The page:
I Hate Valentine's Day

I Hate Valentine’s Day
Love & War part 1: He Said
by John Eldredge

“My soul finds rest in God alone…”
(Psalm 62:1)


This week's devotional is from Love & War by John and Stasi Eldredge.

I hate Valentine’s Day. There, I said it.

Most of the guys reading this just thought, “Yes! I can’t believe he said that.”

Most of the women just thought, “What a jerk! I can’t believe he said that.”

But it’s true. I hate Valentine’s Day. Stasi loves it; it’s one of her favorite holidays. (God, what are you thinking?!) I hate being told, “Today, you will be romantic. Today, you will be amazing. Today, you will ‘Get It All Right.’ And tonight, you will arrange for one of the most romantic evenings you two will have this year. Tonight, sex will be on a level with the Hallelujah chorus. Hollywood will have wished they had filmed this day.

Who wants to live under that kind of pressure?

The rule of human nature seems to be this: The harder you push, the more the heart flees. The more we demand the heart show up, the more it disappears. We may try to Get It All Right, out of fear or guilt (like most guys on Valentine’s Day), or maybe even out of a desire to be good. But that is not the same as loving.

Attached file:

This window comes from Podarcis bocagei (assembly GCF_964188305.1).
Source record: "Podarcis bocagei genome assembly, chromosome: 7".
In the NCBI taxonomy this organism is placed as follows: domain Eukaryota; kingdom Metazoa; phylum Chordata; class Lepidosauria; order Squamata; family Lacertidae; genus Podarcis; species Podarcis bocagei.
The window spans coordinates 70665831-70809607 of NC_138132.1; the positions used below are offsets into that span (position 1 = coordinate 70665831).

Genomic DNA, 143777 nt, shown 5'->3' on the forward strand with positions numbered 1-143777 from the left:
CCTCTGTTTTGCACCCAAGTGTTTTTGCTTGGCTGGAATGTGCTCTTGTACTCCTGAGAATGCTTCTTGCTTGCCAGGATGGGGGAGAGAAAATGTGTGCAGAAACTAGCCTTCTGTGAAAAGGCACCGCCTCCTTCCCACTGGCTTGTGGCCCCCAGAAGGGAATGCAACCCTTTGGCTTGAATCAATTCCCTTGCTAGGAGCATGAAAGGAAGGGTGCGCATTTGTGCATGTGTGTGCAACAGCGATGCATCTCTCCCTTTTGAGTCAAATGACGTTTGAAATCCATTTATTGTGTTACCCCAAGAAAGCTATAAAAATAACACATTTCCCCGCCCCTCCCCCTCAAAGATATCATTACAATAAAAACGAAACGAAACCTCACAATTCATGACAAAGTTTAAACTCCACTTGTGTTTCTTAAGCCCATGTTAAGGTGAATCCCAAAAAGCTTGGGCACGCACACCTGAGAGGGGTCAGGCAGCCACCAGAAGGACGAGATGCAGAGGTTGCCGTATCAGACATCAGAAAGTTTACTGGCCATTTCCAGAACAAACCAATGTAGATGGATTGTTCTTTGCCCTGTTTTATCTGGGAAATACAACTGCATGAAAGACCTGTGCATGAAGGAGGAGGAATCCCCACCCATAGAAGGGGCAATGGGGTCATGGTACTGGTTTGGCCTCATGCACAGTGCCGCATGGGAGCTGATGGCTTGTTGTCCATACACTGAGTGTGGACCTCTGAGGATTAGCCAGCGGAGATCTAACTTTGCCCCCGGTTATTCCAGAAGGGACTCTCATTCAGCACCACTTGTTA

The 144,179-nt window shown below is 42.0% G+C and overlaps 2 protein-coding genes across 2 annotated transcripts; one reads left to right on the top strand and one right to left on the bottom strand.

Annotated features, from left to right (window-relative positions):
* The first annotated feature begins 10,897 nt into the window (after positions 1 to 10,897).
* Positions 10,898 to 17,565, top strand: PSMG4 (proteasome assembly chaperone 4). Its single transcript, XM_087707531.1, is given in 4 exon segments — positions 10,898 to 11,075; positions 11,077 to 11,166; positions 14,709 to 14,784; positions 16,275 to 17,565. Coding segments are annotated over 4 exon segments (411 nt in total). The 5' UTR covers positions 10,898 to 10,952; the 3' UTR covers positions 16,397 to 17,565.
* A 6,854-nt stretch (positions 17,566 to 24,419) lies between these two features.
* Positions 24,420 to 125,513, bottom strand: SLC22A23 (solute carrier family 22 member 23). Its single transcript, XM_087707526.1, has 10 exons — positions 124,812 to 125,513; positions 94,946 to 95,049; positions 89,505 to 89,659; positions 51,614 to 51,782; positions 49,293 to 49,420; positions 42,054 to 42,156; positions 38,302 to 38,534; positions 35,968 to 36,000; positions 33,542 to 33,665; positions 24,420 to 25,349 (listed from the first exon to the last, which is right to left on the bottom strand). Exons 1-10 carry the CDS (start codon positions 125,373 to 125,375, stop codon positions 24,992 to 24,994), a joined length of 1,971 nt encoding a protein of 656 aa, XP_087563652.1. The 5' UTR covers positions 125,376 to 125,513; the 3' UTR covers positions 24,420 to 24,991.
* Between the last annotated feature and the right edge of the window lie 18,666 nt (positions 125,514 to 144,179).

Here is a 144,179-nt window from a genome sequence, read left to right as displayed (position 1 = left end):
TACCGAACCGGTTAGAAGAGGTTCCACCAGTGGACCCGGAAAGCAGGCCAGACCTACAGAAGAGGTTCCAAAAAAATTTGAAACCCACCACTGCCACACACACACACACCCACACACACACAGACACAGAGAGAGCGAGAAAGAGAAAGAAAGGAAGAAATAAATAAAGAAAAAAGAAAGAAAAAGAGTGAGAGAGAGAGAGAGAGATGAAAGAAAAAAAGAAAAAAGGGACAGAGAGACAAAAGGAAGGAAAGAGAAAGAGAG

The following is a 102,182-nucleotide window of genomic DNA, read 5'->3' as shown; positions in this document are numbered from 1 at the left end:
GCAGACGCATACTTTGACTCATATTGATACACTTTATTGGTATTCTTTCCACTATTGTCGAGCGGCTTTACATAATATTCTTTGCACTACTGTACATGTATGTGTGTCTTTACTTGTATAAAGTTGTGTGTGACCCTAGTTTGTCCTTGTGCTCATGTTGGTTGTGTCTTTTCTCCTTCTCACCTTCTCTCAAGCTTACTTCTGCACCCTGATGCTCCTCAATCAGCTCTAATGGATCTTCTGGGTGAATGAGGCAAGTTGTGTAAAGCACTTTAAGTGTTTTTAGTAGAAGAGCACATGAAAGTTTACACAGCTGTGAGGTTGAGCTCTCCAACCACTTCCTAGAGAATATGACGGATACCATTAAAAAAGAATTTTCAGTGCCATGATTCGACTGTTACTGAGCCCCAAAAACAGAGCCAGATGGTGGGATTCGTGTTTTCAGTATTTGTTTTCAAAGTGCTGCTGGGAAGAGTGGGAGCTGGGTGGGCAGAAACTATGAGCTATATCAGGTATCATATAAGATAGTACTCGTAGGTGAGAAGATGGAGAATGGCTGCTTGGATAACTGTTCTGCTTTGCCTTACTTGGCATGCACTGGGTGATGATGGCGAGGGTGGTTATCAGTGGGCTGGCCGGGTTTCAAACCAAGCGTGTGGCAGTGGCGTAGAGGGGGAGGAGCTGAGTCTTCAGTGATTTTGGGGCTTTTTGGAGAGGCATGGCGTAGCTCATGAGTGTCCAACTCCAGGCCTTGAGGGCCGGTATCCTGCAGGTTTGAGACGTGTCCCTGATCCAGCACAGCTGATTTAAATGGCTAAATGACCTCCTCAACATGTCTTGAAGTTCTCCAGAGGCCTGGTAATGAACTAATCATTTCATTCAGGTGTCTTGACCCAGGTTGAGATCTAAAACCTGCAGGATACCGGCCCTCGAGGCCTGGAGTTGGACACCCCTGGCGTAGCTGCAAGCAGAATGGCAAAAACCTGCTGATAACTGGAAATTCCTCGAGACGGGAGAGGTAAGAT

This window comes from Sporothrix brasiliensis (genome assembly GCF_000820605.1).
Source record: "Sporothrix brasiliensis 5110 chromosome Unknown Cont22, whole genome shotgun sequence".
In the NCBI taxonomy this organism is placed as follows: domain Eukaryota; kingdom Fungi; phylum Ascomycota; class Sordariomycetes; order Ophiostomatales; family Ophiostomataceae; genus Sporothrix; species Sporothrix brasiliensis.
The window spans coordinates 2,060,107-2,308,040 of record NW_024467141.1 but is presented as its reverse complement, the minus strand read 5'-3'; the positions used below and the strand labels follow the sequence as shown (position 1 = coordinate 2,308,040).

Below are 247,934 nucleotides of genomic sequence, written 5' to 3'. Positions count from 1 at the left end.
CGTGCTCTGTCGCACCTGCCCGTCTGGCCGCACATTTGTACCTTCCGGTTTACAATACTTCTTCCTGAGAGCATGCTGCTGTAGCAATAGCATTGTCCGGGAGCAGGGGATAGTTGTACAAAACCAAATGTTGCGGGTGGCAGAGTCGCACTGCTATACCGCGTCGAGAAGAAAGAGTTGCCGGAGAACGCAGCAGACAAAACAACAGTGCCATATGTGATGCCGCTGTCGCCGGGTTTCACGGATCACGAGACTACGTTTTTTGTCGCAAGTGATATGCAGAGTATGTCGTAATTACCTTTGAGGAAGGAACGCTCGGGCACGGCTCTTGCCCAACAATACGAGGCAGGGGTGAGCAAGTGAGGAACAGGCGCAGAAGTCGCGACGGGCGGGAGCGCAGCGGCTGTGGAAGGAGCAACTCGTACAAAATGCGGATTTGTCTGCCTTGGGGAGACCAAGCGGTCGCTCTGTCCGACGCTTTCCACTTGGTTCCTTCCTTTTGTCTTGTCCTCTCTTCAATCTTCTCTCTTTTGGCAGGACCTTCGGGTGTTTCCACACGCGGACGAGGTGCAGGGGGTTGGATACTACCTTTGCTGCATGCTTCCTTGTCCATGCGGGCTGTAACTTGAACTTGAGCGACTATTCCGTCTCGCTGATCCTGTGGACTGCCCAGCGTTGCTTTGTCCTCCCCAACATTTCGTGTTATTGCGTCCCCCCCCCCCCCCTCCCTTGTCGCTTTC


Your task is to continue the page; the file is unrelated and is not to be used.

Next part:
So I find myself dreading the approach of Valentine’s Day. Can I pull it off? Will she be happy? And now we’ve got a culture crazed with the upgrade of everything. Dinner and a card used to be a home run. That sounds so blasé these days, like you barely even gave it a thought. Now you have got to make it an all day. We have blown this day way out of proportion. It has taken all the fun out of it.

And the truth is, women feel the pressure, too – the pressure to be beautiful, the pressure to have just the right earrings to go with the right dress, the pressure to have the perfect hair – to achieve “sexy” without tipping over into “skanky.” A woman feels the pressure to make all the right conversation, not to order too much at dinner, and certainly don’t eat it all. And a woman feels the sexual pressure coming – either to offer sex “because it’s Valentine’s Day” or because she wants to win her man.